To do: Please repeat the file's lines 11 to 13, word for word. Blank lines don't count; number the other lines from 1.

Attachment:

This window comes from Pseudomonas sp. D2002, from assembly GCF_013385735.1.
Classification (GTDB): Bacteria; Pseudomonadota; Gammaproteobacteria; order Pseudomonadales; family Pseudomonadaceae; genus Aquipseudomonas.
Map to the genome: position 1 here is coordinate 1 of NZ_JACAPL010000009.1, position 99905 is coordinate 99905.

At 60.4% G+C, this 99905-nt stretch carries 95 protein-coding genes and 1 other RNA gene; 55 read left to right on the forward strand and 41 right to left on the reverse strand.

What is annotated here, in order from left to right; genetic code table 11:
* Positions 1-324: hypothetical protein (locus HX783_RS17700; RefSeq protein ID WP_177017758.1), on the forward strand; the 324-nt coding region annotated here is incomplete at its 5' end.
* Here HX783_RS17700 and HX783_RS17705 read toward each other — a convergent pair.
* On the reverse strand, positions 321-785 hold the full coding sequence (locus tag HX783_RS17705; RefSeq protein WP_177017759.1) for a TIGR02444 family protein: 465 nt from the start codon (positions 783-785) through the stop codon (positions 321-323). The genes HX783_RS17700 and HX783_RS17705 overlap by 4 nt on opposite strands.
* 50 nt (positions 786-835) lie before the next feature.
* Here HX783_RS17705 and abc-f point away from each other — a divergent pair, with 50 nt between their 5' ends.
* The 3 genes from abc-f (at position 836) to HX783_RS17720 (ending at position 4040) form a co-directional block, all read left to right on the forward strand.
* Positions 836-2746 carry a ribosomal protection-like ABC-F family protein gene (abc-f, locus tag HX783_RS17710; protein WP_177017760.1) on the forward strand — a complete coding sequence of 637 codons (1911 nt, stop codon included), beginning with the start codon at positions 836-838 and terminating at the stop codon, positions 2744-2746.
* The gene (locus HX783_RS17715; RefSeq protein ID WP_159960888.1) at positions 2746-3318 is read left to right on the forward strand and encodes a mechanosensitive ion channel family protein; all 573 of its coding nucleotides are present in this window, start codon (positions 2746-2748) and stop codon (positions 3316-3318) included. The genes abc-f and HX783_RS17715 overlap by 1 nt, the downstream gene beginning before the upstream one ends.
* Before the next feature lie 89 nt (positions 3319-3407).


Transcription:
* The 3 genes from abc-f (at position 836) to HX783_RS17720 (ending at position 4040) form a co-directional block, all read left to right on the forward strand.
* Positions 836-2746 carry a ribosomal protection-like ABC-F family protein gene (abc-f, locus tag HX783_RS17710; protein WP_177017760.1) on the forward strand — a complete coding sequence of 637 codons (1911 nt, stop codon included), beginning with the start codon at positions 836-838 and terminating at the stop codon, positions 2744-2746.
* The gene (locus HX783_RS17715; RefSeq protein ID WP_159960888.1) at positions 2746-3318 is read left to right on the forward strand and encodes a mechanosensitive ion channel family protein; all 573 of its coding nucleotides are present in this window, start codon (positions 2746-2748) and stop codon (positions 3316-3318) included. The genes abc-f and HX783_RS17715 overlap by 1 nt, the downstream gene beginning before the upstream one ends.